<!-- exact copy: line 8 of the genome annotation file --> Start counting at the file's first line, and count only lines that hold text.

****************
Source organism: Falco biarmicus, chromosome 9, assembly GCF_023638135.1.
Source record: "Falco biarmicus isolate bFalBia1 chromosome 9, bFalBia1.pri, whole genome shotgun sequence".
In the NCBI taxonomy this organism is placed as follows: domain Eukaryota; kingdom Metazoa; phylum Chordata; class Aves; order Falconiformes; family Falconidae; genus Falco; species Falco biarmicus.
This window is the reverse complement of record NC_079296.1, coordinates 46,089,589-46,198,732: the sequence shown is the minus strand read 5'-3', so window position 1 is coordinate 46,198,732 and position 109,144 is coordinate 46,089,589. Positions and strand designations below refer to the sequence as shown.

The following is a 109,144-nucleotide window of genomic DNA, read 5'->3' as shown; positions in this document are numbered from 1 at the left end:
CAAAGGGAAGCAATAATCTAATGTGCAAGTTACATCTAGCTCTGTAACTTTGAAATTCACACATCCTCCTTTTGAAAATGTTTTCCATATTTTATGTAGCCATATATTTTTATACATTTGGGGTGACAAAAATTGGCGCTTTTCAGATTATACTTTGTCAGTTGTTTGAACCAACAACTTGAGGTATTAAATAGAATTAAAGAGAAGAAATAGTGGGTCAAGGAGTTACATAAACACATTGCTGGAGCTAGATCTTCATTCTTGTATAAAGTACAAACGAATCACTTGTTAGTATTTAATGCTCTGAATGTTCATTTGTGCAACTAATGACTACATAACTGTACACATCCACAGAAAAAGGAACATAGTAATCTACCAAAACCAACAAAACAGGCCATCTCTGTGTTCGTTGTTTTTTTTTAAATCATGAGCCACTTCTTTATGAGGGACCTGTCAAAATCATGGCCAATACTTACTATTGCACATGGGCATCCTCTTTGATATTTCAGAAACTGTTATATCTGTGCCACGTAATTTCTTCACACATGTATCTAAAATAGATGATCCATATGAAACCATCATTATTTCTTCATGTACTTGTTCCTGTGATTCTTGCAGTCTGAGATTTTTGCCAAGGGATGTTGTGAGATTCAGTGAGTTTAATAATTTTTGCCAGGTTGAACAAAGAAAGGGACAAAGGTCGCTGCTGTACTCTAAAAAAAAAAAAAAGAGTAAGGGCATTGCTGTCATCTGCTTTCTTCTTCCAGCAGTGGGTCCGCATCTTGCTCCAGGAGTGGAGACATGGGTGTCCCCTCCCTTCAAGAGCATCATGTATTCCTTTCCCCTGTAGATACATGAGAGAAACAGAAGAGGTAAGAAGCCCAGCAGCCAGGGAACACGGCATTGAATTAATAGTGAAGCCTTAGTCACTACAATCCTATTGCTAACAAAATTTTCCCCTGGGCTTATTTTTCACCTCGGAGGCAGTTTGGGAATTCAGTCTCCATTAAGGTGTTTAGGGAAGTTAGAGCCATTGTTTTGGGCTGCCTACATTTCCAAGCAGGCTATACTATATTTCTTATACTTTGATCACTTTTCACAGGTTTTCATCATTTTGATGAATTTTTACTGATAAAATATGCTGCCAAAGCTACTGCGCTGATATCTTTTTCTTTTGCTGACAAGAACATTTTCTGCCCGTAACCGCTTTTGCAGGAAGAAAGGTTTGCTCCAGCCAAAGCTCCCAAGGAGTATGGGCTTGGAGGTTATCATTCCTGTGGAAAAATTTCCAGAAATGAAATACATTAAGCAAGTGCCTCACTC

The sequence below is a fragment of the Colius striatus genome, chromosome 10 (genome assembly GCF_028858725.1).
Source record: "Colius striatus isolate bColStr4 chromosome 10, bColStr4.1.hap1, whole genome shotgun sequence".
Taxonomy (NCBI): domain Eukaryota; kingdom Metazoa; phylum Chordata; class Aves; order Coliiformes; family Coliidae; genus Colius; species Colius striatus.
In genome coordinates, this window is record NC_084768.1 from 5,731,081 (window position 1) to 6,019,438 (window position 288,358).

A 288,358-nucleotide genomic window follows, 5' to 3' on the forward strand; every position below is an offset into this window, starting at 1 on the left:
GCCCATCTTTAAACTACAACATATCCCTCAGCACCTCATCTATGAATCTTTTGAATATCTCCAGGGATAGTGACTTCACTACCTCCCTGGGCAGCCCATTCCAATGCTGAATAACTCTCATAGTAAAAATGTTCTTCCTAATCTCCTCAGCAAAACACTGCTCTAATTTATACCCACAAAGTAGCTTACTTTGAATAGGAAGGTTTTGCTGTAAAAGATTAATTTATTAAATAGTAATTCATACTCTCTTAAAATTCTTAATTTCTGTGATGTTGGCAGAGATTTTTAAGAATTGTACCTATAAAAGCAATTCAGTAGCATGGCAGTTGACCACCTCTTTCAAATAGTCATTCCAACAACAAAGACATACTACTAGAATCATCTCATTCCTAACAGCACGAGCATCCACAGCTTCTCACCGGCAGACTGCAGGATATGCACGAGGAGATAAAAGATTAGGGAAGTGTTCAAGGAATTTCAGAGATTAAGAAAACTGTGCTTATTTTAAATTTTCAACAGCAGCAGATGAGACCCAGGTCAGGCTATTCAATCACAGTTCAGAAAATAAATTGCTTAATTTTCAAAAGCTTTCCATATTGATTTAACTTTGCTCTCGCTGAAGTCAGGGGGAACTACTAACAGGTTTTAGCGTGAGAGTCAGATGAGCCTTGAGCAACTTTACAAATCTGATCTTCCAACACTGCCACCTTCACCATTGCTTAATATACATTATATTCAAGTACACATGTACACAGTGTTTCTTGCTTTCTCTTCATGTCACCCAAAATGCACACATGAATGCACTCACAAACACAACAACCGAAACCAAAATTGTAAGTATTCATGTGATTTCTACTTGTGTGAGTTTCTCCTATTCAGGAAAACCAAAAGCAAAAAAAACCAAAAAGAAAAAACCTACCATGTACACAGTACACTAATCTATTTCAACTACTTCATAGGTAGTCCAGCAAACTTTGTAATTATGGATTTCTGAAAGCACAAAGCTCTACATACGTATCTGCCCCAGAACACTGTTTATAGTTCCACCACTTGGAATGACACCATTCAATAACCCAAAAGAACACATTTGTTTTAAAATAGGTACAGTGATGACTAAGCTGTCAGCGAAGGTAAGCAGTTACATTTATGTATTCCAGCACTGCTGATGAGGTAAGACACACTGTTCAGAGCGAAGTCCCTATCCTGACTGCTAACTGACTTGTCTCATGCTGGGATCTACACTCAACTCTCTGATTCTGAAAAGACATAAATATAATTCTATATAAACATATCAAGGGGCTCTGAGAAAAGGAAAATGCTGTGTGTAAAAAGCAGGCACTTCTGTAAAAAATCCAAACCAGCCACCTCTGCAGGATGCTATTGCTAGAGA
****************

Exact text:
Source record: "Colius striatus isolate bColStr4 chromosome 10, bColStr4.1.hap1, whole genome shotgun sequence".